Rocket camera catches Sun 'sparkles'

By Jonathan Amos
Science correspondent, BBC News

Image caption,
The bright dots, or sparkles, seen by Hi-C are calculated to release huge amounts of energy

Scientists have obtained the sharpest view yet of features in the Sun's atmosphere using an experimental camera launched on a short-lived rocket.

The system returned just five minutes of data, but this was enough to identify a fascinating new phenomenon the researchers refer to as "sparkles".

These are bright points that appear along magnetic field lines where huge amounts of energy are released.

It may help to explain how the Sun's outer atmosphere, or corona, is so much hotter than the star's surface, its photosphere.

"The corona is millions of degrees hotter, and this has been a decades' long puzzle," said Prof Robert Walsh from the University of Central Lancashire.

"The sparkles - we actually call them extreme ultraviolet dots - we believe are evidence of very localised but frequent energy release that could build up and heat the corona very easily," he told BBC News.

Video of the scene, built from a series of images, can be seen on YouTube.

Pictures of the dots were acquired using Nasa's High Resolution Coronal Imager (Hi-C).

This is a next-generation instrument that was tested briefly on a sounding rocket, a small vehicle that takes a payload into space for just a few minutes before falling back down.

The intention was to validate the design concept and performance of Hi-C so that it can be put forward for a future orbital mission.

The instrument was directed to look at an active region in the middle of the Sun.

As well as the sparkles, it saw huge clumps of charged gas (plasma) racing along "highways" sculpted by the star's magnetic field.

This speeding material was moving inside a so-called solar filament, a prominence of dense plasma that can on occasions erupt outwards from the Sun.

"The plasma was moving in opposite directions, back and fore, like on a motorway," said Prof Walsh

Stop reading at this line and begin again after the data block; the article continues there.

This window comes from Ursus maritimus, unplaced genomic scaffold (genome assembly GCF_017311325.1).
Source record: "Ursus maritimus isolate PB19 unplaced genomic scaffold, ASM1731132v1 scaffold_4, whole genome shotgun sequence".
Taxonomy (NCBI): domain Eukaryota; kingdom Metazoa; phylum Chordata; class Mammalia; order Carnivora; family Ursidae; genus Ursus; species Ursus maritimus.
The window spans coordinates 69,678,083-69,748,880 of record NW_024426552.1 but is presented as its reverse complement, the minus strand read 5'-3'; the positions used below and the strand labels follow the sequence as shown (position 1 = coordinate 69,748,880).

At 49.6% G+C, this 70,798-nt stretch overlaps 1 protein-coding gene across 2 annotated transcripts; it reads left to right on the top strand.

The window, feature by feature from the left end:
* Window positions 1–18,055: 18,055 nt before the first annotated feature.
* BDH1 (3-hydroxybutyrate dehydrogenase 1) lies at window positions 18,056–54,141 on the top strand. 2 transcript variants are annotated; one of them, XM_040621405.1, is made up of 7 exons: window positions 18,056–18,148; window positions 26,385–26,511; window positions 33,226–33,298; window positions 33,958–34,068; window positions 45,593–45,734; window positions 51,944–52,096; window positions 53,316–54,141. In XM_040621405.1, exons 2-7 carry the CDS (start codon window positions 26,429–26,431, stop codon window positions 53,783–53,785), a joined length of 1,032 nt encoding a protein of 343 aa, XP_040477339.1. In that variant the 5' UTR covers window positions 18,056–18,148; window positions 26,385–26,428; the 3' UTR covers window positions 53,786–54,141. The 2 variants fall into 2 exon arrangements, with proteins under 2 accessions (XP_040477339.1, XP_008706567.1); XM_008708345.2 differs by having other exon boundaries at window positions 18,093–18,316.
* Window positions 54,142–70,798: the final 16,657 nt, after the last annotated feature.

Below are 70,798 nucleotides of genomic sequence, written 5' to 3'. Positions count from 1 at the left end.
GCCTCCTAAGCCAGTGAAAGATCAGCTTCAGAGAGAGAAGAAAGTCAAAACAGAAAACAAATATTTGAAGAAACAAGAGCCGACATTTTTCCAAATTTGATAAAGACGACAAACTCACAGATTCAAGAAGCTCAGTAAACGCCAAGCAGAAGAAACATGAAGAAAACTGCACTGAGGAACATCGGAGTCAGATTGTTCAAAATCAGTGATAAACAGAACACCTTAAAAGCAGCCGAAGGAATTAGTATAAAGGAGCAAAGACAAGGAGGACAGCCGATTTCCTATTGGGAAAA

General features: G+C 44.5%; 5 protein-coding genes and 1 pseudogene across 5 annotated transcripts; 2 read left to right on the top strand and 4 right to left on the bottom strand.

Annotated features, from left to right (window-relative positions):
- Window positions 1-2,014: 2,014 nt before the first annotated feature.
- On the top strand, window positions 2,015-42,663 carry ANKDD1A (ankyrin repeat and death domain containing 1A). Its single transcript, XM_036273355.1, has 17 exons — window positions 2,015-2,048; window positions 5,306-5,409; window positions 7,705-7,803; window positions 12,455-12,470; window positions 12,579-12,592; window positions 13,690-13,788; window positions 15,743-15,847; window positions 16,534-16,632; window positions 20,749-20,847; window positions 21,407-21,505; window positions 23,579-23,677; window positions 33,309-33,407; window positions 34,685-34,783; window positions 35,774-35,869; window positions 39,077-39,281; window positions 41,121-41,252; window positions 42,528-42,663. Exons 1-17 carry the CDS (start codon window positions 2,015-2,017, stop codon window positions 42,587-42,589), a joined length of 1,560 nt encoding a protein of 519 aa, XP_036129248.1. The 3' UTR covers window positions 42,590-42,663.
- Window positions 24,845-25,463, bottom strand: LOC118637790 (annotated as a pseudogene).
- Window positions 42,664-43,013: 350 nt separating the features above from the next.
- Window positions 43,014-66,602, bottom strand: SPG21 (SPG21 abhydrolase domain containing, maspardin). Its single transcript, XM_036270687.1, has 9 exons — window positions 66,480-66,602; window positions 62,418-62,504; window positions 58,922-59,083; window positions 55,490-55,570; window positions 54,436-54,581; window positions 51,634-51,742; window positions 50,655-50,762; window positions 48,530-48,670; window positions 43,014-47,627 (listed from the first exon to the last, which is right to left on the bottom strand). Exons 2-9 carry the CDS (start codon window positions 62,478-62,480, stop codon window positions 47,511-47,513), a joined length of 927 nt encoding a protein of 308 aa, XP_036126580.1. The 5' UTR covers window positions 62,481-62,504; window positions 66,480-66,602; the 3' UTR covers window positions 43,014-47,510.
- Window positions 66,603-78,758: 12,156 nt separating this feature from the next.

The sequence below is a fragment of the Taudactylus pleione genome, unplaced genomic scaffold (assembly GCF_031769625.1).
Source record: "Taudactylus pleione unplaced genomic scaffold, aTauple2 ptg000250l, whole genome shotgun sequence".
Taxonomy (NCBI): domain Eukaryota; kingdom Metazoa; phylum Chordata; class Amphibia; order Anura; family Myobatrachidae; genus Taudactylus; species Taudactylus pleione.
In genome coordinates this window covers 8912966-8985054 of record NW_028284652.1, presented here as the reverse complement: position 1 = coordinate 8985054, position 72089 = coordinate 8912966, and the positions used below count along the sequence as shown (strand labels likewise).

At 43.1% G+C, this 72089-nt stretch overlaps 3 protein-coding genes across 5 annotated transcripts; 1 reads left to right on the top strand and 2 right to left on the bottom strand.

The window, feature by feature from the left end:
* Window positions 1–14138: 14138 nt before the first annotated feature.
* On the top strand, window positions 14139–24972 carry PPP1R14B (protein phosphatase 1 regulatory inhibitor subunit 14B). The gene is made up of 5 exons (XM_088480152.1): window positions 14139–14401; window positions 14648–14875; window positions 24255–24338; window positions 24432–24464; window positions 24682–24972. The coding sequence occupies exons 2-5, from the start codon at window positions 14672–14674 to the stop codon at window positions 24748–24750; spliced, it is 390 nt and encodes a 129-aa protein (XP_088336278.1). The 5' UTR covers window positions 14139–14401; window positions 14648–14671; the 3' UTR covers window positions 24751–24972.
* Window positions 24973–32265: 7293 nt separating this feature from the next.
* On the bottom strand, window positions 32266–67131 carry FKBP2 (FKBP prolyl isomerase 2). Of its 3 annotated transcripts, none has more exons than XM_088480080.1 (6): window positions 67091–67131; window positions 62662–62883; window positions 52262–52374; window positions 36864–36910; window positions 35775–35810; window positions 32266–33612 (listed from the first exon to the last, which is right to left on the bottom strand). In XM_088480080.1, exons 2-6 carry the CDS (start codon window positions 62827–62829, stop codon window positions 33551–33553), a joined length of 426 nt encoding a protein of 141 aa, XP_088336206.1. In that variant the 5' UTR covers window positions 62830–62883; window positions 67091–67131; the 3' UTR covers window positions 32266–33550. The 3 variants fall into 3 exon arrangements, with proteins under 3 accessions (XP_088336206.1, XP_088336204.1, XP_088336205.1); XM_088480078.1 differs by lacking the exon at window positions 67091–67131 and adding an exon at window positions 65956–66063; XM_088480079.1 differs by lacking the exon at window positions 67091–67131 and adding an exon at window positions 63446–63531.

"We've never seen that before and that gives us an idea about the fundamental scale in the filaments."

The sparkles themselves were off to the left of the filament in a region of twisted magnetic field lines.

The dots were sporadic - they typically lasted about 25 seconds - and although they appeared small on the scale of the Sun, they were immense - equivalent in width to the UK.

But it is the energy released by the sparkles that is really impressive.

The team calculates it to be at least one million, million, million, million Joules in each dot.

"Consider the consumption of energy in the UK in an entire year - it gets released in one of these dots in about 20-30 seconds," explained Prof Walsh.

"When you add that up all over the surface of the Sun you are talking about something that could easily tackle the coronal heating problem. But to pin this down we'd have to fly Hi-C on a satellite."

Nasa's Marshall Space Flight Center led the Hi-C launch with partners that included the Smithsonian Astrophysical Observatory, Lockheed Martin's Solar Astrophysical Laboratory, UClan, and the Lebedev Physical Institute of the Russian Academy of Sciences.

The UK NAM runs all week at the University of St Andrews.

Image caption,
The "highways" in the solar filament are seen in the right-hand box. The sparkles are in the left-hand box and follow me on Twitter: @BBCAmos

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